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Myths of Giftedness

April 26, 2012

Information provided by Jeanne Wray, CGA Campus Rep for CHS.

“Competing with myths about the social and emotional development of gifted students” Read the full article by Tracy L. Cross, as printed in Gifted Child Today Summer 2002.

Purpose of article:

Cross hopes that by discussing these myths, gifted students will be better served and “barriers to their well-being will be broken”.  Challenge the myths, take action on behalf of gifted students, and create learning environments where gifted students can thrive.  We hope you find similar benefits to understanding the myths that influence the culture of GT education.

Overview of Myths:

The myths are widely held by parents, teachers, administrators and even gifted students.  The myths have negative effects on the social and emotional development of gifted students.  This list includes the most common and insidious myths.

Myth #1:  Gifted students should be with students their own age.

Supporters of this myth are concerned that multi-age children will struggle with inappropriate modeling and intimidation.  However, Cross has determined that acceleration is important for students who have mastered the material.  Research is clear that students need to be with intellectual peers.

Myth #2:  Gifted students are better off if they spend their entire school day amidst same-age, heterogeneous classmates.

Supporters claim this will help gifted students become socially astute and get along with a variety of people later in life.  Cross has found that gifted students should be together (clustered), otherwise learning is sacrificed and frustration increases.  Students have opportunities outside of school to interact with others.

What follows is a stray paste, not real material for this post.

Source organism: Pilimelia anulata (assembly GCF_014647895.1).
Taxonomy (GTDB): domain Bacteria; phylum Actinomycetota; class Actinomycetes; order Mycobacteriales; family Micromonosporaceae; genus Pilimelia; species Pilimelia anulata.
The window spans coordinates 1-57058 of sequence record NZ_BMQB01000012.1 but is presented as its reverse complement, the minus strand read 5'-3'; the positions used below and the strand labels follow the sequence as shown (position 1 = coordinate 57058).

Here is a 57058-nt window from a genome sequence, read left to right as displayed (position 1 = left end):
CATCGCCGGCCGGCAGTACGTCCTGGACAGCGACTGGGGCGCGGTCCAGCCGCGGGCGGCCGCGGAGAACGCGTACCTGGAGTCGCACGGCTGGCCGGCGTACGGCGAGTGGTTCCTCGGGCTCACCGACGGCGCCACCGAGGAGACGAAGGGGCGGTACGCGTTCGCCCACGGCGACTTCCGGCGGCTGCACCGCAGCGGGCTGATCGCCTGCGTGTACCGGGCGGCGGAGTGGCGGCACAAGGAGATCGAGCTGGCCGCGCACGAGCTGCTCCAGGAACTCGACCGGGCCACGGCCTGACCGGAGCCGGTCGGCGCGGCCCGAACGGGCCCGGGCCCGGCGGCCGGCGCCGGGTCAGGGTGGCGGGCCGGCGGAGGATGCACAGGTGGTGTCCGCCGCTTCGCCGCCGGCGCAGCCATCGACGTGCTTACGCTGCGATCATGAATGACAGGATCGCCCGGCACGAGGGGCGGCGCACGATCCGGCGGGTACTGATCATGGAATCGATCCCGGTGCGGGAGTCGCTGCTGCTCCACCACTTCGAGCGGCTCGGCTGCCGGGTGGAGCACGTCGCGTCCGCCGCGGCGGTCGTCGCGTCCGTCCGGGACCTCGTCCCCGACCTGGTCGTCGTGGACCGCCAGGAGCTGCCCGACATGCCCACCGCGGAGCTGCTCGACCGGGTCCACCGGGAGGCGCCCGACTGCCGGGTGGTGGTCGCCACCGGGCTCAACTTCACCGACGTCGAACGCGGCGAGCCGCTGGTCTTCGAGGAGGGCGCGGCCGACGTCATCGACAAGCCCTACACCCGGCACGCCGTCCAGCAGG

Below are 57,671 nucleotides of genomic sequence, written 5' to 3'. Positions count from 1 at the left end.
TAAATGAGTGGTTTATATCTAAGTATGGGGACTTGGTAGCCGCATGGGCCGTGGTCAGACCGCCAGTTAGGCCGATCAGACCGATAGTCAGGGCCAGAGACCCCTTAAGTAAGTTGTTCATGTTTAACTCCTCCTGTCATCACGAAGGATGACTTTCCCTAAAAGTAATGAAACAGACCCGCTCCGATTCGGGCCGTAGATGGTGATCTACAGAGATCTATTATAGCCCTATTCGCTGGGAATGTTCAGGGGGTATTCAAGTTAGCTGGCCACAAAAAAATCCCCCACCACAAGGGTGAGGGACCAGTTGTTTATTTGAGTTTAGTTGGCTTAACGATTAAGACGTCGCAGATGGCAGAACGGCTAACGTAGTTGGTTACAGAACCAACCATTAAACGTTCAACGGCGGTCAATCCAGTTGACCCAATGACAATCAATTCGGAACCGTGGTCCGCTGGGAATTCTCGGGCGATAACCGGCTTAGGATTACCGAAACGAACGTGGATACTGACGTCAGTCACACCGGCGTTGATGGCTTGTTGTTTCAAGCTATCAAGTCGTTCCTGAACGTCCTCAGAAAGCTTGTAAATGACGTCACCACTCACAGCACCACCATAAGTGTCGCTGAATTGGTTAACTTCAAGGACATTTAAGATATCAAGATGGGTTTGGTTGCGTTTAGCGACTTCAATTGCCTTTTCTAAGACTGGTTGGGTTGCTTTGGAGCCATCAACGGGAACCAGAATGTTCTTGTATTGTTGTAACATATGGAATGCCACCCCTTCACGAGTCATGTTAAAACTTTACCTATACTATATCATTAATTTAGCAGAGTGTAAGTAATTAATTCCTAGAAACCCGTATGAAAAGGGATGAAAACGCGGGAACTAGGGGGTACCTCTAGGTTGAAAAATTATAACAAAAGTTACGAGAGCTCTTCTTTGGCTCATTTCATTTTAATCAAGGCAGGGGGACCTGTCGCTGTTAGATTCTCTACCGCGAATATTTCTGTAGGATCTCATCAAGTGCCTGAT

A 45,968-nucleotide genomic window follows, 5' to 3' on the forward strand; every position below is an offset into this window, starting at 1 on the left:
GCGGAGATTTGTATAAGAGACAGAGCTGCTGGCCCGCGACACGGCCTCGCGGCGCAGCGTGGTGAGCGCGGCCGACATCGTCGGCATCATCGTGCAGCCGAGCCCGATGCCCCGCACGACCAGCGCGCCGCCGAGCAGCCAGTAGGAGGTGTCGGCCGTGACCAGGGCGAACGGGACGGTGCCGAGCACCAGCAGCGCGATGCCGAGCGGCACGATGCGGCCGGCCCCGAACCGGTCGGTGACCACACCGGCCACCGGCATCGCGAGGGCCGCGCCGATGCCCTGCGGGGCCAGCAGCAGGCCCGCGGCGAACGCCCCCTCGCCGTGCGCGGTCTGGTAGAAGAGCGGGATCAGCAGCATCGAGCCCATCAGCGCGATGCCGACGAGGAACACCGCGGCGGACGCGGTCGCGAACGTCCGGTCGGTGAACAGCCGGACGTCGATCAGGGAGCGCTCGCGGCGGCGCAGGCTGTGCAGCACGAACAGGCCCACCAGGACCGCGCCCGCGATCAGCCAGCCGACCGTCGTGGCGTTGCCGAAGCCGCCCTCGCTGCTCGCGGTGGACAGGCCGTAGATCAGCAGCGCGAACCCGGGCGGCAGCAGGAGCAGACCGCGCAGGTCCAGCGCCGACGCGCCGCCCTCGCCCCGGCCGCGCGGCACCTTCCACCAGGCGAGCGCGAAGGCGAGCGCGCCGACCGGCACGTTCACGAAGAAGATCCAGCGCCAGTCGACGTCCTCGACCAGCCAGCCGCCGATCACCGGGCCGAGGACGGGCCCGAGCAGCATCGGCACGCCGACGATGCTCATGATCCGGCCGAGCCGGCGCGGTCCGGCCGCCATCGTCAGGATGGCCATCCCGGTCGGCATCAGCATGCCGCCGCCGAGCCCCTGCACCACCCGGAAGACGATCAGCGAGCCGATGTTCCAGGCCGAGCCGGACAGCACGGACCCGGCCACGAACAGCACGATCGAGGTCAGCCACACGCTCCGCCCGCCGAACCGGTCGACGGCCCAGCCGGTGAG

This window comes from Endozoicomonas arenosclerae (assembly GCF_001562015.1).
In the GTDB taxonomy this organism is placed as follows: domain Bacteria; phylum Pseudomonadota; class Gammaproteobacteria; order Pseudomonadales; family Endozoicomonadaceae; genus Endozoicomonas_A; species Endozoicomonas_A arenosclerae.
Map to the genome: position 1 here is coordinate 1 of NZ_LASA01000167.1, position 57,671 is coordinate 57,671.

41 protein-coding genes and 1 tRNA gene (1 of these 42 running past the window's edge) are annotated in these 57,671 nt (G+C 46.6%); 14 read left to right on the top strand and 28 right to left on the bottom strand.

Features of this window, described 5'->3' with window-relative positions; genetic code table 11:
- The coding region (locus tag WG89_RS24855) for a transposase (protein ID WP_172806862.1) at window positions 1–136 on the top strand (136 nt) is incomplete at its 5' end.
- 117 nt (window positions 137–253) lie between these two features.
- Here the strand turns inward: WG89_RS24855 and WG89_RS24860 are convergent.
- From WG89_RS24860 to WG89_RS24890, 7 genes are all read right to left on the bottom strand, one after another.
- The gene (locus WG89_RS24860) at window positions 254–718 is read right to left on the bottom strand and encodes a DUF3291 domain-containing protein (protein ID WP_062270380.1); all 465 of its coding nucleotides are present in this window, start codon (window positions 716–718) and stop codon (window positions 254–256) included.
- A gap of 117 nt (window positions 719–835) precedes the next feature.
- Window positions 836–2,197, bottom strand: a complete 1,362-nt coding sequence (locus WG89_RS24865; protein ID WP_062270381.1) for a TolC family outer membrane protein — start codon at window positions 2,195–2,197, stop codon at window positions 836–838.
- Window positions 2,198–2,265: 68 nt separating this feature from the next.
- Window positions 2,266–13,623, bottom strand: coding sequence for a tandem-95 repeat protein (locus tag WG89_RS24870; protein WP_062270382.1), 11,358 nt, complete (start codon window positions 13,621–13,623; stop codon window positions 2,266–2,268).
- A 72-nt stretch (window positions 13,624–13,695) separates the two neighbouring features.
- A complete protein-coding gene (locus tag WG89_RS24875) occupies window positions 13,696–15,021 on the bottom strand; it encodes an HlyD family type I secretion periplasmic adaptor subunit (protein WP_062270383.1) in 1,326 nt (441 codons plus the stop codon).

Myth #3:  Being perfectly well rounded should be the primary goal for gifted student development.

The key word is “perfectly” – what does that mean?  Parents and teachers may encourage or even push a student to spend time outside of his/her passion area to do something the parent wants.  Cross believes it is better to encourage and nurture interests than to send the message that the student’s passion is unacceptable.  He suggests residential summer programs for gifted children.

Myth #4:  Being gifted is something with which you are just born.

A corollary to this myth is that “things come easily when you are gifted” or “being gifted means never having to study or try hard in school”.  According to Cross, this notion is debilitating to gifted students’ development.  Instead, talent developed with hard work and some failures is a much healthier and more nurturing experience. This change in thinking is especially important before age 10 or so. Otherwise children can internalize intellectual struggle as failure. If this occurs, exposing students to models who failed in the process of great accomplishment is important and have them go through processes that include great struggles as part of growth.

Myth #5:  Being too smart in school is a problem, especially for girls.

There are many facets to this myth: fear of not being accepted, fear of standing out (negatively), the typically anti-intellectual culture of schools, and the association of high levels of intellectual ability with low levels of morality.  A consequence of this myth is the nurturing of a high percentage of students who underachieve.  To deal with this myth, gifted students use up time and energy on social coping strategies which limits their opportunities, retards their learning, and even threatens their lives.